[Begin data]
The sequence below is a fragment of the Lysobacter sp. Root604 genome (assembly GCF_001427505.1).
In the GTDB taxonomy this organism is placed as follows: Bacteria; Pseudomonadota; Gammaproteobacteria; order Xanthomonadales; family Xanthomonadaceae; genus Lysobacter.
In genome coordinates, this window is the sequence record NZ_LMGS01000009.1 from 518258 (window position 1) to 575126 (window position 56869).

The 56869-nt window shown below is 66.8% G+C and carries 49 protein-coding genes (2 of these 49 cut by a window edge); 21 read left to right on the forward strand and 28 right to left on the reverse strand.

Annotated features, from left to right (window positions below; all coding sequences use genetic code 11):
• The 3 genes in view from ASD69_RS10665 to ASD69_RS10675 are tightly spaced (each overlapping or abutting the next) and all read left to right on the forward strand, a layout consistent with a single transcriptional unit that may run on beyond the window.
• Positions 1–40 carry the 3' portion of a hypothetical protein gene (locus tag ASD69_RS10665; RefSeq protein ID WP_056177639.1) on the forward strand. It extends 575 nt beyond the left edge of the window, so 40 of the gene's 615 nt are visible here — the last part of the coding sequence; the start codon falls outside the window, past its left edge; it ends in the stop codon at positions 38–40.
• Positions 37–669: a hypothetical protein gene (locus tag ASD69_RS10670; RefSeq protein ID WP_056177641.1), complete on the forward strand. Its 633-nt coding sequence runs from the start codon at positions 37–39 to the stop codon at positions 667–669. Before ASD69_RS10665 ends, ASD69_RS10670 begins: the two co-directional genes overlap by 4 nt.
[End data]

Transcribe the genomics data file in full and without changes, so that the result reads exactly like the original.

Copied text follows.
The sequence below is a fragment of the Lysobacter sp. Root604 genome (assembly GCF_001427505.1).
In the GTDB taxonomy this organism is placed as follows: Bacteria; Pseudomonadota; Gammaproteobacteria; order Xanthomonadales; family Xanthomonadaceae; genus Lysobacter.
In genome coordinates, this window is the sequence record NZ_LMGS01000009.1 from 518258 (window position 1) to 575126 (window position 56869).

The 56869-nt window shown below is 66.8% G+C and carries 49 protein-coding genes (2 of these 49 cut by a window edge); 21 read left to right on the forward strand and 28 right to left on the reverse strand.

Annotated features, from left to right (window positions below; all coding sequences use genetic code 11):
• The 3 genes in view from ASD69_RS10665 to ASD69_RS10675 are tightly spaced (each overlapping or abutting the next) and all read left to right on the forward strand, a layout consistent with a single transcriptional unit that may run on beyond the window.
• Positions 1–40 carry the 3' portion of a hypothetical protein gene (locus tag ASD69_RS10665; RefSeq protein ID WP_056177639.1) on the forward strand. It extends 575 nt beyond the left edge of the window, so 40 of the gene's 615 nt are visible here — the last part of the coding sequence; the start codon falls outside the window, past its left edge; it ends in the stop codon at positions 38–40.
• Positions 37–669: a hypothetical protein gene (locus tag ASD69_RS10670; RefSeq protein ID WP_056177641.1), complete on the forward strand. Its 633-nt coding sequence runs from the start codon at positions 37–39 to the stop codon at positions 667–669. Before ASD69_RS10665 ends, ASD69_RS10670 begins: the two co-directional genes overlap by 4 nt.